Theater archives

Paired Choreographers Display Individual Orientations to a Heritage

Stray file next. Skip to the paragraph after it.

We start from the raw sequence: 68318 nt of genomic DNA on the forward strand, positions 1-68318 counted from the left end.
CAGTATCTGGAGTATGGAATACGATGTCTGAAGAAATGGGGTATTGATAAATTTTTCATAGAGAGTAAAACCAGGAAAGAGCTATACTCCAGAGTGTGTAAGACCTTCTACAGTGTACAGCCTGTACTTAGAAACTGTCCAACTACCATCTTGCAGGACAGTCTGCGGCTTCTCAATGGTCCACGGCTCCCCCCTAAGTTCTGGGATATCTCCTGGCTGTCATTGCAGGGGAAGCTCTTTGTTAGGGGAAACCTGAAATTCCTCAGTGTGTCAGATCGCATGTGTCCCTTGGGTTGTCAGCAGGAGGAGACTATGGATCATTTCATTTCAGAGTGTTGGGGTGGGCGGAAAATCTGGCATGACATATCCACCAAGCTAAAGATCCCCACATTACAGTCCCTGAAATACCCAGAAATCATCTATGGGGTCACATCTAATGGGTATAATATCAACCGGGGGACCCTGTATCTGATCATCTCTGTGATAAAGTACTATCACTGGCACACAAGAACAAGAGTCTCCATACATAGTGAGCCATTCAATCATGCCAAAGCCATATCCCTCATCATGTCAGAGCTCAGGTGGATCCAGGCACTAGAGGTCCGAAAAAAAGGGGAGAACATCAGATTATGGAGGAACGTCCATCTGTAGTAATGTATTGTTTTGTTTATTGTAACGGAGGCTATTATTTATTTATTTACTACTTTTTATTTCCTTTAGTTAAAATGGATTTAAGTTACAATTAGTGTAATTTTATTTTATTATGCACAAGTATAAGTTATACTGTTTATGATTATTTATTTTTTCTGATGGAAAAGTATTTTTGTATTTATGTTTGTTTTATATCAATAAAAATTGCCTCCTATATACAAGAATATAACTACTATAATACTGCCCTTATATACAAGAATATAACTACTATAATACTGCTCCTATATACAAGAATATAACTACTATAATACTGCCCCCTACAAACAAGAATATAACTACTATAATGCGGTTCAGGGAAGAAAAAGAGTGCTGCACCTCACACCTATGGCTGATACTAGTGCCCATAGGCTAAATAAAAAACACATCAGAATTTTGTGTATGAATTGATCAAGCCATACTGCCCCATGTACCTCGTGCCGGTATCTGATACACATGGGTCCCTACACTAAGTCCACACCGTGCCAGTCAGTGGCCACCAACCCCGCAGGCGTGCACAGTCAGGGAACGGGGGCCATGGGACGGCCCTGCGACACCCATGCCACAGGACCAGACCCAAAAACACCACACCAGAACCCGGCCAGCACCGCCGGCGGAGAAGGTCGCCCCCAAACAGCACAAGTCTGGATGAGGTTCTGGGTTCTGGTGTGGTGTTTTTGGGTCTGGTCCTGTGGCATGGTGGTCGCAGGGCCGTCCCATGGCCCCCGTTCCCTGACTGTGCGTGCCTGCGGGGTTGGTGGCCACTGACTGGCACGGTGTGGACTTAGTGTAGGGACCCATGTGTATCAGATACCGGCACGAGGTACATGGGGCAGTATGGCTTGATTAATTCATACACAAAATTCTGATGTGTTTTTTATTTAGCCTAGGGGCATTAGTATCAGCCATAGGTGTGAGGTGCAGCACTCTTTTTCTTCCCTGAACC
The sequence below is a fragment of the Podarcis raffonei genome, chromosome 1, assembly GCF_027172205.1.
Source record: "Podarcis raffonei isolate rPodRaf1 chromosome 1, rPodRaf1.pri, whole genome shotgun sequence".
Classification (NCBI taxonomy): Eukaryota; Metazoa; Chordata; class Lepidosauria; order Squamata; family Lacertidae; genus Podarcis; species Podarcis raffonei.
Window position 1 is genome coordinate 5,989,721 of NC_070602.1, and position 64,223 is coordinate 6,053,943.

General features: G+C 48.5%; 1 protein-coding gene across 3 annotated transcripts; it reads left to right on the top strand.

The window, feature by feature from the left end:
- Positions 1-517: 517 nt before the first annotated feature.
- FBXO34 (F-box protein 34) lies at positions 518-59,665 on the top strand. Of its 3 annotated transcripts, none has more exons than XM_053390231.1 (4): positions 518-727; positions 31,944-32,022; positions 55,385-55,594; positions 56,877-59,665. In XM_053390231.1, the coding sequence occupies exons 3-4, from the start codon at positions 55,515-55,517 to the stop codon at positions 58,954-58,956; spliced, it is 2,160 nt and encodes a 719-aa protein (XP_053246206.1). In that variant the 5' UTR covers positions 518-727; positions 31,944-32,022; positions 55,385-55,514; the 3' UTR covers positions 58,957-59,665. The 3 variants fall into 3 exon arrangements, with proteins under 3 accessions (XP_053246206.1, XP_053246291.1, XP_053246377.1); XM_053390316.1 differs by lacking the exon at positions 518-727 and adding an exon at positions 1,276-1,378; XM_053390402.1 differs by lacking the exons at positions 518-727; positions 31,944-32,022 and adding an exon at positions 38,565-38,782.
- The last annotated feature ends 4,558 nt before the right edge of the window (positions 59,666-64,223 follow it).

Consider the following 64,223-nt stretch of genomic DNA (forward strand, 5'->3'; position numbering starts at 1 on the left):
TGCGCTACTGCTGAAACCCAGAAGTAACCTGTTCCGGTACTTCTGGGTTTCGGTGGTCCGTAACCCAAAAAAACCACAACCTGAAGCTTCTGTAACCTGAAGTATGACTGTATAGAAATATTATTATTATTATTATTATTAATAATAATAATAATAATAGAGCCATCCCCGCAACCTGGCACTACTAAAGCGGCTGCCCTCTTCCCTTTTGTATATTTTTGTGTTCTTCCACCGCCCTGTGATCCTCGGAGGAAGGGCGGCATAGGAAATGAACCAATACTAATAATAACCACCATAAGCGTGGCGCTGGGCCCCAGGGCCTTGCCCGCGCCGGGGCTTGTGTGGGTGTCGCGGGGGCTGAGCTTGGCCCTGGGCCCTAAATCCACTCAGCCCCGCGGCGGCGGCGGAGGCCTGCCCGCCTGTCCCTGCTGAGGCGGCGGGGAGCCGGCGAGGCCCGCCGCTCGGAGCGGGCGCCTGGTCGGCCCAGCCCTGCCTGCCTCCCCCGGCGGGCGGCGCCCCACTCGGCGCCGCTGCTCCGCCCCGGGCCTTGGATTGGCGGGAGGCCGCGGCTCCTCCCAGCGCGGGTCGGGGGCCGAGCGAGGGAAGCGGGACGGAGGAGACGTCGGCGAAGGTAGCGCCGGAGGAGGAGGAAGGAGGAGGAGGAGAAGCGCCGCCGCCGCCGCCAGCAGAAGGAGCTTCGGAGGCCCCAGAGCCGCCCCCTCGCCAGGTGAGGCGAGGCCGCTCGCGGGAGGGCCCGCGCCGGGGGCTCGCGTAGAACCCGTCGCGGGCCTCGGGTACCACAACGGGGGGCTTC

Two New York choreographers whose work is profoundly connected to southeast and eastern Asia paired up for a concert of striking contrasts. Paz Tanjuaquio’s three-part solo, Thunder Against 1.2.3., seamlessly melds the dance of her birthplace, the Philippines, with mainstream Western forms, notably ballet and some Graham. Tanjuaquio is a ravishing presence, strong and serene, her dancing exquisitely civilized. Nevertheless her choreography remains tame, and Todd Richmond’s arty video backup fails to hide that. By contrast, the Malaysian-born Joyce S. Lim’s splitting the night sky, informed by in-depth travel through the East, has a brute force. Magical rituals, performed to heal the physically damaged or spiritually possessed, frame the work. In it, we see a caretaker figure, three stricken girls, and an enigmatic observer. What’s actually going on is never made clear, and this impedes the piece. Yet its images of severe disability or madness—like Butoh run fast-forward—are piercing.